THappy New Year to all of my readers around the world. As my 2012 begins, I find it impossible to avoid reflecting on 2011. 2011 was, as I said, the year I began my study of Hapkido and come so much further than I thought I would. But that progress would not have been made without my wonderful Sensei, Blaine Coplon. He has done so much to aid me in becoming the person I want to be and so this blog post is being written to honor him.
When I met Blaine he was immediately able to see the potential I had and made it clear that he did not intend to allow my Cerebral Palsy to stop me from learning Hapkido. Though I was unable to get to Equa Do for classes at first he made a weekly commitment to tutor me privately. In return, I made sure I never missed a lesson, and even though I do attend classes at the dojang now, the lessons on Mondays have become a tradition neither one of us want to lose. It truly has brought us closer.
A few weeks after I began training under Blaine, I felt comfortable enough to open up to him about the nine years of abuse I suffered at the hands and tongues of my parents. As soon as I began to open up, I also began to heal. It did not take us both long to realize that the years of damage that were done had prevented me from having much of a childhood and from being able to mature properly. I am still, in many ways, a young child and therefore in need of parenting, affection, and guidance. Senseis have the ability to take many roles in a student's life. It is lucky for me that Sensei was willing, despite the narrow age difference between us from a biological standpoint, to assume the role of my surrogate father.
He has done everything he can to repair the damage done by my parents, showing me that I am deserving of love and care. He has taken me on outings, encouraged me to treat myself to new foods and small presents when appropriate, and even sometimes allowed me to act younger than I am so that I can get away from the pressure of making adult decisions when I get too overwhelmed. Though his gifts to me are immaterial they mean far more than he realizes.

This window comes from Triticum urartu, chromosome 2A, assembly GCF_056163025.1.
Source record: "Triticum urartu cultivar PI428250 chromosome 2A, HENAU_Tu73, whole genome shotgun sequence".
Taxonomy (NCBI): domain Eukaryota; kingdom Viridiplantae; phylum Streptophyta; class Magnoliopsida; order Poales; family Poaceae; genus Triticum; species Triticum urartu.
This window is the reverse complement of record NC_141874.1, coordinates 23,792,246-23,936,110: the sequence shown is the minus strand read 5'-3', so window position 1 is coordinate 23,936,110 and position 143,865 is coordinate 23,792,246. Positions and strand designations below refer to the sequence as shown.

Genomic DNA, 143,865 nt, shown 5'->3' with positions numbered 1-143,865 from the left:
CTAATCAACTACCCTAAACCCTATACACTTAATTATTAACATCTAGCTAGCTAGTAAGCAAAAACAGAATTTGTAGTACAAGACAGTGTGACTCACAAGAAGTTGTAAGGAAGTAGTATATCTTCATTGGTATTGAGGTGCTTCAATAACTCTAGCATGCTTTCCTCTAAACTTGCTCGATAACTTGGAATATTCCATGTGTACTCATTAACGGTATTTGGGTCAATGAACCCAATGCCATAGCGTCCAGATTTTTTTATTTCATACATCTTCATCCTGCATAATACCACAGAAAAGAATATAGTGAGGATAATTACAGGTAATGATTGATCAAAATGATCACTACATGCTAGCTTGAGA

But my favorite thing about Sensei is how much passion he has for his job as my instructor. Once he was able to demonstrate to Equa Do's Headmaster, Eric Deveau, his unique ability to teach those with disabilities, Master Eric challenged him to become the instructor of a special class for the disabled. Though the class has very few students right now, Sensei has done a fantastic job of getting the students he has engaged in everything from deciding what techniques we work on in a given night to finding ways to get more students in and grow the class.
This blog post, is a simple way of recognizing all Sensei (Daddy) has done for me and so many others and I hope he gets the appreciation he deserves.